Extensive change along Madison Avenue continues with 18 businesses springing up on or just off the luxury venue in the first half of the year and another 11 expected in the second half.

Among the openings between 57th and 86th Streets were Aquazzura shoes, 939 Madison Avenue; De Beers Diamond Jewellers, 777 Madison Avenue; Isabel Marant, 23 East 67 Street; Rag & Bone, 11 East 68 Street, and Sonia Rykiel at 816 Madison Avenue.

Coming soon: Brioni at 680 Madison Avenue; Elie Saab, 860 Madison Avenue, and Stella McCartney, 929 Madison Avenue.

Major retail expansions under way include Bally, 689 Madison Avenue; Bottega Veneta, 740 Madison Avenue; Dominique Levy, 909 Madison Avenue, and Roland Mouret, 1006 Madison Avenue.

There’s also construction under way at 706, 680 and 935 Madison Avenue.

Businesses completing expansions this year included Jimmy Choo, 699 Madison Avenue; Christian Louboutin, 965 Madison Avenue; Giuseppe Zanotti, 806 Madison Avenue, and Di Donna Gallery at 744 Madison Avenue.

“The first half of 2016 was a period of intense investment on Madison Avenue,” said Matthew Bauer, president of the Madison Avenue Business Improvement District, which extends from 57th to 86th Streets. “The strength and stability of the local consumer market, as well as the international visitors drawn to the area by our five world-renowned hotels and the upper East Side’s many cultural institutions, provide a unique client base distinct to our district.”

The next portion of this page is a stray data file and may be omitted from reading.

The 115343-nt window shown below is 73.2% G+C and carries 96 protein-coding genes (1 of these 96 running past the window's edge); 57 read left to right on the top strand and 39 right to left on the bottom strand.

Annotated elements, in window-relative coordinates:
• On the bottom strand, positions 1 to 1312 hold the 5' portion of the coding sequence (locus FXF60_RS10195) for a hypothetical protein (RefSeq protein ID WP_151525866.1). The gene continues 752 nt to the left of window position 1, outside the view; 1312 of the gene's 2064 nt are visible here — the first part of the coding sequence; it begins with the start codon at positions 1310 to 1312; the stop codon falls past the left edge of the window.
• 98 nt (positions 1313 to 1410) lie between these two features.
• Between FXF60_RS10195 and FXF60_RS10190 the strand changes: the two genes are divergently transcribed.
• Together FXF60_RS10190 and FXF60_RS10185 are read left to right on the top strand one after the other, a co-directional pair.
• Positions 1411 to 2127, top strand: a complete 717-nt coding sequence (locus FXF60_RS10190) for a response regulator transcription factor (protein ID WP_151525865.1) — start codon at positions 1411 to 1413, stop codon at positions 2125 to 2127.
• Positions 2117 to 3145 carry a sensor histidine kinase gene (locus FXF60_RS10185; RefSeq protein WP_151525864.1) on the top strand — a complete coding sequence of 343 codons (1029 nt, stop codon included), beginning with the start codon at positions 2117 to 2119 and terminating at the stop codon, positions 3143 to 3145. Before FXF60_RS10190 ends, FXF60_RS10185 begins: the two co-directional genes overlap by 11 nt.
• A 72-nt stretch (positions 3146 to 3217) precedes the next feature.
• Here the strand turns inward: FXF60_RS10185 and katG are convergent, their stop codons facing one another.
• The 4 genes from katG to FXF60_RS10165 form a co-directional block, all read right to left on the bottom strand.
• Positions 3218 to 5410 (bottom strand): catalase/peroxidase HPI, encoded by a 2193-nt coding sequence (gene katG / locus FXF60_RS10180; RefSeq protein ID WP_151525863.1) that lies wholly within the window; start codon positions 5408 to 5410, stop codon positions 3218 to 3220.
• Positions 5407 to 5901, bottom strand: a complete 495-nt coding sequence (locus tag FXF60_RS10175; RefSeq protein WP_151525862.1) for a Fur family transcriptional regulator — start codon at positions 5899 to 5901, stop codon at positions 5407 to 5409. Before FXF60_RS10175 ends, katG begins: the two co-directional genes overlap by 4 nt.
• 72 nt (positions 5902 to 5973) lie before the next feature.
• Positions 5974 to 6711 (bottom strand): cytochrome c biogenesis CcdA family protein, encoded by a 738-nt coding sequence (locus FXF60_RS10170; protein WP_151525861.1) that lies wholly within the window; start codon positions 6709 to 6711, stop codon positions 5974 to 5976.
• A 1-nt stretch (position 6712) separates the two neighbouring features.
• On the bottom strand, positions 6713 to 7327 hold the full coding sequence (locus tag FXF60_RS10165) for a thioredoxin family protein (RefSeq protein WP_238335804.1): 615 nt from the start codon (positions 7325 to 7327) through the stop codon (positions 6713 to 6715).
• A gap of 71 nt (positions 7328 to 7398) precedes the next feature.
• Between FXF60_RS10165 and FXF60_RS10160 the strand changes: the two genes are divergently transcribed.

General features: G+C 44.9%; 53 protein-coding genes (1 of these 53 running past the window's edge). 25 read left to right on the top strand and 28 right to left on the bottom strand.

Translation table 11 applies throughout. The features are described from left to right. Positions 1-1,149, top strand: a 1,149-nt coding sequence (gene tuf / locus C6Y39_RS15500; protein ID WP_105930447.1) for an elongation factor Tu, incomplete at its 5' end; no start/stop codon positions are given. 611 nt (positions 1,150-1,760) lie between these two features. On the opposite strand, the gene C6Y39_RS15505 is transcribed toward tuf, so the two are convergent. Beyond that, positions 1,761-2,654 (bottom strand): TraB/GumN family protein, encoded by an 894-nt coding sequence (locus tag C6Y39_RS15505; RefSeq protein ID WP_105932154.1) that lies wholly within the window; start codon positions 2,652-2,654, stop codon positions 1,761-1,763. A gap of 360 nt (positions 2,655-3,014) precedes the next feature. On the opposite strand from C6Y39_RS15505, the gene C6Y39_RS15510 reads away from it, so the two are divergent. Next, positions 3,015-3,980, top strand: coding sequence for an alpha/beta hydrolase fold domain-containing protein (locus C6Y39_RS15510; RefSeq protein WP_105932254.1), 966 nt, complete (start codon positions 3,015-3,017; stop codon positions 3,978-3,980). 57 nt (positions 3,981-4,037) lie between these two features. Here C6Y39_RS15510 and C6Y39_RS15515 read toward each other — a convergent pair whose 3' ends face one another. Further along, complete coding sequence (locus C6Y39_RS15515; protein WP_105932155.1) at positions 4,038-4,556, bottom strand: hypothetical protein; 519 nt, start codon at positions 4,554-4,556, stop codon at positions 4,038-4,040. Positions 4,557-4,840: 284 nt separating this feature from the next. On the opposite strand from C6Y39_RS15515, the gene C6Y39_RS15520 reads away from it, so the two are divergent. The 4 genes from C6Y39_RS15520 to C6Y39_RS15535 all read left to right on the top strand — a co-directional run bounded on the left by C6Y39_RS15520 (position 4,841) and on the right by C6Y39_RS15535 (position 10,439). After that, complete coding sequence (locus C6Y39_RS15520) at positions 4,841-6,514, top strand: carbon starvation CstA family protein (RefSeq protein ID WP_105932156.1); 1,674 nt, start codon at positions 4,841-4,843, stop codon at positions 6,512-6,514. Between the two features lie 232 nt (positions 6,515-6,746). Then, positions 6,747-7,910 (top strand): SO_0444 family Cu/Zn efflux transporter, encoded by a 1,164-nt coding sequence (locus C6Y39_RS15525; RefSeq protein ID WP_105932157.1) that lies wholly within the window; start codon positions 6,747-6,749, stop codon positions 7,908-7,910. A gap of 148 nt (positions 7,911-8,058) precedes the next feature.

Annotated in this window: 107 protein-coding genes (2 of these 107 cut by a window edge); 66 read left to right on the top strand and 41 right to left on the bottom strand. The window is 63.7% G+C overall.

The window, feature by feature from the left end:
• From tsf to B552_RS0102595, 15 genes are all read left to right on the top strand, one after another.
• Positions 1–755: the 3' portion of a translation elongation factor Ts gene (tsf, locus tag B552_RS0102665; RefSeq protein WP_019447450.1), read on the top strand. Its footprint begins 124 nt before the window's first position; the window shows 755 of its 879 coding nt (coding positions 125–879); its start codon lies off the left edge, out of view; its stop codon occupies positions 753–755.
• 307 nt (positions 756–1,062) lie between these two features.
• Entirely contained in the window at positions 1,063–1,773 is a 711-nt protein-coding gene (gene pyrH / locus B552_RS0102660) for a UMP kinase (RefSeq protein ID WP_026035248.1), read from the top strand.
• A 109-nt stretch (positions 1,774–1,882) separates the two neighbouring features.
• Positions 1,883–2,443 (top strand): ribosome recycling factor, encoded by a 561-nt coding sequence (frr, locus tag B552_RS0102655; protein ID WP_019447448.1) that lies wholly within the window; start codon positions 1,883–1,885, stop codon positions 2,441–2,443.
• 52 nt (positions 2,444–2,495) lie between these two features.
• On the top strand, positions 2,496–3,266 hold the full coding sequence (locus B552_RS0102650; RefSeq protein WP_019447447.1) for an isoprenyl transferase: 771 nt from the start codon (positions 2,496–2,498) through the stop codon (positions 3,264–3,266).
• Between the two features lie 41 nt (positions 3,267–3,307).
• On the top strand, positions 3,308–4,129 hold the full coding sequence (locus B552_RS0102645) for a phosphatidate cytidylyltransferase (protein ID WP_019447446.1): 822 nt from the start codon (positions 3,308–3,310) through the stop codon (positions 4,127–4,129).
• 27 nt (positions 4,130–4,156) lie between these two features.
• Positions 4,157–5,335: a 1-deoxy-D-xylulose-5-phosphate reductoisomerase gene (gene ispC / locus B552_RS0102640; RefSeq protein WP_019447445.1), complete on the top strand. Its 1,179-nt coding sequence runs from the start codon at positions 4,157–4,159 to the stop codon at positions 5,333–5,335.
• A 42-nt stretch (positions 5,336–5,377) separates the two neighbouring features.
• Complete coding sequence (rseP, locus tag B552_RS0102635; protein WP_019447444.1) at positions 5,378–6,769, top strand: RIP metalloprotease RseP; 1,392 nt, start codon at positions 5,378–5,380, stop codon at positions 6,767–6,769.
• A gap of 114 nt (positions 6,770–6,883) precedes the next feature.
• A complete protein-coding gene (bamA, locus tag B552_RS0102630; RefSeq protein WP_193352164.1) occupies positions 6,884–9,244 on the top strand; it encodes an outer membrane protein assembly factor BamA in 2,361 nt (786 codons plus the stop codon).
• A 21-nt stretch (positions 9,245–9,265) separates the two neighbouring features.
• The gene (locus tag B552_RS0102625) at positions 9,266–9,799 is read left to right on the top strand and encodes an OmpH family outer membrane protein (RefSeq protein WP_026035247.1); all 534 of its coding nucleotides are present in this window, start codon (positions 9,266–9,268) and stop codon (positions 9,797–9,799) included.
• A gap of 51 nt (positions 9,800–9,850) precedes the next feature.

Other luxury venues are more dependent on tourist spending, which has been weak all year, particularly among Chinese, Brazilian and Russian visitors. While tourists are spending less, they are traveling in record numbers.

Eighteen openings in a six-month stretch is not a record for Madison Avenue, though it is more than has been seen in awhile, according to Bauer. “Typically, there’s about a dozen,” Bauer said, noting there were 10 openings in the second half of last year, and 11 in the first half. Madison Avenue saw 27 openings in 2014, 30 openings in 2013 and 39 openings in 2012.

Bauer, describing Madison Avenue as holding steady, said there were 14 closures this year, but there have been more openings than closings. He put the vacancy rate at 6.8 percent between 57th and 86th Streets, and 5.1 percent between 57th and 72nd Streets.

Retail rents have been dropping, coming off recent record-high prices and landlords seeing some softening in demand. Any rent decline makes Madison Avenue more appealing to prospective tenants.

“Overall around the city, there has been a decline in rents,” Bauer said. “We [Madison Avenue] are down 3 percent from spring 2015. Other corridors were actually down in the high single digits. The drop on Madison Avenue is not as big as other parts of the city. The demand is still strong.”

The asking rent for ground-floor space along Madison Avenue between 57th and 72nd Streets declined 3 percent, to $1,613 a square foot, from $1,644 in spring 2015, according to the Real Estate Board of New York’s spring report.

Other openings in the first half of 2016 included: Aurelie Bidermann, Iro, Moynat, Smythson of Bond Street, Veronica Beard and The Row.

Madison Avenue got a lift in March with the launch of the Met Breuer Museum at 945 Madison Avenue, on the site of the former Whitney Museum of American Art.

“The luxury marketplace worldwide has had some difficult times. But the Madison Avenue market is a bit less fickle because it has this very strong local base,” Bauer observed. “We are seeing a lot more stores open up till 7 and a lot more open on Sundays — easily half are opened Sundays. Ten years ago, it was 25 percent.”